1st Case Of New Coronavirus Detected In U.S.
Updated at 3 p.m. ET
The first case of an infection with the new coronavirus has been discovered in the United States.
A man from Washington state returned home after a trip to Wuhan, China, on Jan. 15, sought medical attention on Jan. 19 and now is in isolation at Providence Regional Medical Center in Everett, Wash.
State health officials say his condition is quite good and even referred to him as "healthy." But testing from the Centers for Disease Control and Prevention on Jan. 20 confirm that he is infected with the Wuhan coronavirus. The man arrived back in the U.S. prior to the implementation of screening at three domestic airports on Friday.
About 300 cases of the virus and six deaths have been reported in China, and health officials there and around the world are ramping up precautions to stem the spread.
Chinese authorities are trying to control the flow of people in and out of the eastern city of Wuhan, where a strain of the coronavirus was discovered last month. Wuhan's mayor has asked residents to stay in the city to try to prevent the spread of the virus, which can cause respiratory symptoms such as pneumonia.
"Cars may be randomly tested in case wild animals, a potential source for the virus, are transported, and tour groups are prohibited from leaving the city," NPR's Amy Cheng reports from Beijing.
Cases of coronavirus, named 2019-nCoV, have also been confirmed in Japan, Thailand and South Korea.
Many airports around the world, including three in the U.S. — JFK in New York, SFO in San Francisco and LAX in Los Angeles — are setting up additional security screenings for passengers coming from infected areas.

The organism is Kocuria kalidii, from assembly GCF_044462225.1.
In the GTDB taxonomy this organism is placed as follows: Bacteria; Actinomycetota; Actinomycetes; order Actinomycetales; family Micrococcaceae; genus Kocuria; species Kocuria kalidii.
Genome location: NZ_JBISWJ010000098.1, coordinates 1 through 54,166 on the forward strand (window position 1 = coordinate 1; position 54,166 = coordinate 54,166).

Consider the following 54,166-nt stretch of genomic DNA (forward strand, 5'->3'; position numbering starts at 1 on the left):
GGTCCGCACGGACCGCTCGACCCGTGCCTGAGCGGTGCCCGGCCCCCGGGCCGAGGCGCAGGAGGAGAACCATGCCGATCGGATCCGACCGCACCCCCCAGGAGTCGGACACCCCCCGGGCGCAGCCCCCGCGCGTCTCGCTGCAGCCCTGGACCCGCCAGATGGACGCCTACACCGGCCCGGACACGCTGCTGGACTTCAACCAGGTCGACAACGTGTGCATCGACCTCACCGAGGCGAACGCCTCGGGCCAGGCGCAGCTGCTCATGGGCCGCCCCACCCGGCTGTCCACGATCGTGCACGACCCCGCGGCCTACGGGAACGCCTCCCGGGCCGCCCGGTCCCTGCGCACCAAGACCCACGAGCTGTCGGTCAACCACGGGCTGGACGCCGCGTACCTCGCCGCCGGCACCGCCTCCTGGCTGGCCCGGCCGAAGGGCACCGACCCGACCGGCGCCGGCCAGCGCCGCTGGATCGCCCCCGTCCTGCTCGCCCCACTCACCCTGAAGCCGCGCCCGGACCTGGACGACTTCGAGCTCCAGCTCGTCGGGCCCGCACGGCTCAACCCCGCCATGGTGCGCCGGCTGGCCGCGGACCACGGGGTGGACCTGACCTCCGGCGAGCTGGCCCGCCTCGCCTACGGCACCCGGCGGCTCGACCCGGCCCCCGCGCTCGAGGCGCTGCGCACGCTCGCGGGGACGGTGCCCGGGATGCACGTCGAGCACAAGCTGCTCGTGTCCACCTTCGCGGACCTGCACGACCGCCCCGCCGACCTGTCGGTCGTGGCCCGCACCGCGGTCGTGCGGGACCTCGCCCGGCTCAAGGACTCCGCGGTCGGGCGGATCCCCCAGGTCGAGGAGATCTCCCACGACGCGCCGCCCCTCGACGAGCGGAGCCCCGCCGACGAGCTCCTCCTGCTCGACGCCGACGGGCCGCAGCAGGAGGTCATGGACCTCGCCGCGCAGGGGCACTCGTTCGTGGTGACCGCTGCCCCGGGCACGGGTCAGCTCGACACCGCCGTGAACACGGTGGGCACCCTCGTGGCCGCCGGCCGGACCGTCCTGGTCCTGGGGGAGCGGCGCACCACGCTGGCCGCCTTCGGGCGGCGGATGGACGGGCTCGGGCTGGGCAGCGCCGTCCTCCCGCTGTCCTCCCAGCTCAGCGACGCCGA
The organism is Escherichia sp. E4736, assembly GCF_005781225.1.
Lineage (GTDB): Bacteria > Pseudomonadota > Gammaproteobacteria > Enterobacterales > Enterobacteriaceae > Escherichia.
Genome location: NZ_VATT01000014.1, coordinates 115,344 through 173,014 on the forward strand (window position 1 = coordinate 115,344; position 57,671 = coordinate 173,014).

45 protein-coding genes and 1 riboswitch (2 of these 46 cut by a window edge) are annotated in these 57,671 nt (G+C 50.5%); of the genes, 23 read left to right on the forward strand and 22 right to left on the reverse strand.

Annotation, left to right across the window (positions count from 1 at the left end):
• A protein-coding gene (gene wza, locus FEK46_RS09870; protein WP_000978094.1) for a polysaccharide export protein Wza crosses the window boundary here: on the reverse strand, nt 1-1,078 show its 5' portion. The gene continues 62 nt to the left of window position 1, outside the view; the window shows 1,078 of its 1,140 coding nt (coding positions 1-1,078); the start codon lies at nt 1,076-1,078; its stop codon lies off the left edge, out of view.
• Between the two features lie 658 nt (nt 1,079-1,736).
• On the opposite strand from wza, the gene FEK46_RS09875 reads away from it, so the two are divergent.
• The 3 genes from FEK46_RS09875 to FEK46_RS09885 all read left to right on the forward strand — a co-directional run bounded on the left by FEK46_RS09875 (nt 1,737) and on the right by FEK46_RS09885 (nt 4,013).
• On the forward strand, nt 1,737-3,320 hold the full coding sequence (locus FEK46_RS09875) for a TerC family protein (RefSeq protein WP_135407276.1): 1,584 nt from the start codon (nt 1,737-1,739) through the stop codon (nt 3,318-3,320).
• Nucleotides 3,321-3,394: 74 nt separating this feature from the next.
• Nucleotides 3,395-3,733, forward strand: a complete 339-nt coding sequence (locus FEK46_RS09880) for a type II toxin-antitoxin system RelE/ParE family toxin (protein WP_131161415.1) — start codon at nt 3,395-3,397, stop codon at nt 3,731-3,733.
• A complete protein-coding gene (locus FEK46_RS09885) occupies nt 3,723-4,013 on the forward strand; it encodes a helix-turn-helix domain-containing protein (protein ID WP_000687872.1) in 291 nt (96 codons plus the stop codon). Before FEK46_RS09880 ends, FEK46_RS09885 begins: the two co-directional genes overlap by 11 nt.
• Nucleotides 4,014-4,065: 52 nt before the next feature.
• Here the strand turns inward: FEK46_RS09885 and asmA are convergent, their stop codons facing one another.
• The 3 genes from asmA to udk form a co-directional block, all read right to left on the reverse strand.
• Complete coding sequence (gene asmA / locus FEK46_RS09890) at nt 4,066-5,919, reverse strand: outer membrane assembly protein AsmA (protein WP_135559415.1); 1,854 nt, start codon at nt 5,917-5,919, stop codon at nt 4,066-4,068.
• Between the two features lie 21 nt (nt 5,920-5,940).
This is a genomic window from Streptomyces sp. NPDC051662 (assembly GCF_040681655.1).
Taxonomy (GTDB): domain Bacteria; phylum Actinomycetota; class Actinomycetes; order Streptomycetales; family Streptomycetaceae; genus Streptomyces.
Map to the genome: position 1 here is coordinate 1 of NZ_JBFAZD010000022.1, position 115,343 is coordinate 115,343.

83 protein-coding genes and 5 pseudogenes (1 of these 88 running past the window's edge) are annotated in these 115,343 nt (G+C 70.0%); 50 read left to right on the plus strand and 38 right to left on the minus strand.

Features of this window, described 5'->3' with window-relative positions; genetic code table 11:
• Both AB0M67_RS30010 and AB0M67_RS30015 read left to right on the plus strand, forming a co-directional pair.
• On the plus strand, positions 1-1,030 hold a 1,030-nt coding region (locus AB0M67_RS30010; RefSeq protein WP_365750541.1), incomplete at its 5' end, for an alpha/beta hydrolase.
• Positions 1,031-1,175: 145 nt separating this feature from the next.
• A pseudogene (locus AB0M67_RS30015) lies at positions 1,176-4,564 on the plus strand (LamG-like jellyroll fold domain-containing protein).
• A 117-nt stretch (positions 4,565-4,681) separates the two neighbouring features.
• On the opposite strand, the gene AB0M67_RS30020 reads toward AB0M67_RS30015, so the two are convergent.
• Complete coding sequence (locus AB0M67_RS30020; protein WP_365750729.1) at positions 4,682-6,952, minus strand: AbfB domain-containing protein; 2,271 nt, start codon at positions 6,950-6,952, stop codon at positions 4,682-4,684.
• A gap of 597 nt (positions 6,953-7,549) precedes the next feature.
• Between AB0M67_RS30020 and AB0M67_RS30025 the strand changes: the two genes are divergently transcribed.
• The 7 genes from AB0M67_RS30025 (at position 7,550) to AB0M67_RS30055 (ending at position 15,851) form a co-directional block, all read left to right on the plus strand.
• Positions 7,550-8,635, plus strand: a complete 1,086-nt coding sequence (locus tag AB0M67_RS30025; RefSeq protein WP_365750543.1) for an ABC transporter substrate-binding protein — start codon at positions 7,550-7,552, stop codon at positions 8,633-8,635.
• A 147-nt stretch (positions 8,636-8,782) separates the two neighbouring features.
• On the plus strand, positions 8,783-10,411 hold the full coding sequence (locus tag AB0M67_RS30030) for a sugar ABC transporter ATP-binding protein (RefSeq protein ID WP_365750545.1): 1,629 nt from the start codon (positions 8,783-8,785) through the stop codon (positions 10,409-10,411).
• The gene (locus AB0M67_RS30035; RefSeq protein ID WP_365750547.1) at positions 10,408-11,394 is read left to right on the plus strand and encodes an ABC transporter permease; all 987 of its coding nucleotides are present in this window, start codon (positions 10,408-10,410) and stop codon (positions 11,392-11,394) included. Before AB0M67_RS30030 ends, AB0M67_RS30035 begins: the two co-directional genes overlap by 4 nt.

At a press conference on Tuesday afternoon, the CDC said that it's expanding the screenings to include Chicago's O'Hare and Atlanta's Hartsfield-Jackson international airports and that any passengers originating from Wuhan into the U.S. will be funneled to one of the five airports with screening, even if this requires rebooking them on different flights.
Other nations are taking similar precautions. Russia, India and North Korea have all started checking people for fever on inbound flights from China. Australia and the Philippines are also checking passengers and have quarantined some suspected cases.
The rising international concern about the coronavirus comes ahead of Lunar New Year, a major holiday in China during which millions of people travel across the country and internationally.
Wuhan authorities are testing whether passengers have fevers at transportation terminals throughout the city using 35 stationary infrared thermometers and more 300 handheld ones, according to China's Xinhua news agency. Passengers set to travel to Wuhan are being offered free ticket cancellations or changes.
"The Wuhan airport, it's like a war zone because it's all controlled with all the security, all the medical staff," Linfa Wang, a virologist at Duke-National University of Singapore, tells NPR. "You line up and then you go through group by group."
The World Health Organization says the virus likely first spread to humans through transmission from an animal at a live animal market in Wuhan.
On Monday, a Chinese government epidemiologist said there was evidence the virus could be transmitted from human to human. The coronavirus is also raising concerns because it has spread in medical environments – among people who are likely taking appropriate precautions to avoid infection.
Chinese authorities have come up with a new test for diagnosing the virus and are calling on people to take measures to prevent its spread such as covering their mouths when coughing or wearing face masks. These masks are reportedly selling out in stores and online retailers in the country.
Wang says this virus is also concerning because there are still many aspects that aren't well understood by health officials. "The enemies are in the dark, and we don't know them," he says. "This new coronavirus is in the same family as SARS, but it's different from SARS."
SARS, which is short for severe acute respiratory syndrome, killed nearly 800 people during an outbreak in 2003.
The World Health Organization has scheduled a meeting for Wednesday to weigh whether the coronavirus should be declared an international public health emergency.
Wang expects the idea of travel restrictions to be discussed. "It'll be a tough decision, and I don't want to be the person to make that decision," he says, given the sheer number of people on the move during the Lunar New Year holiday.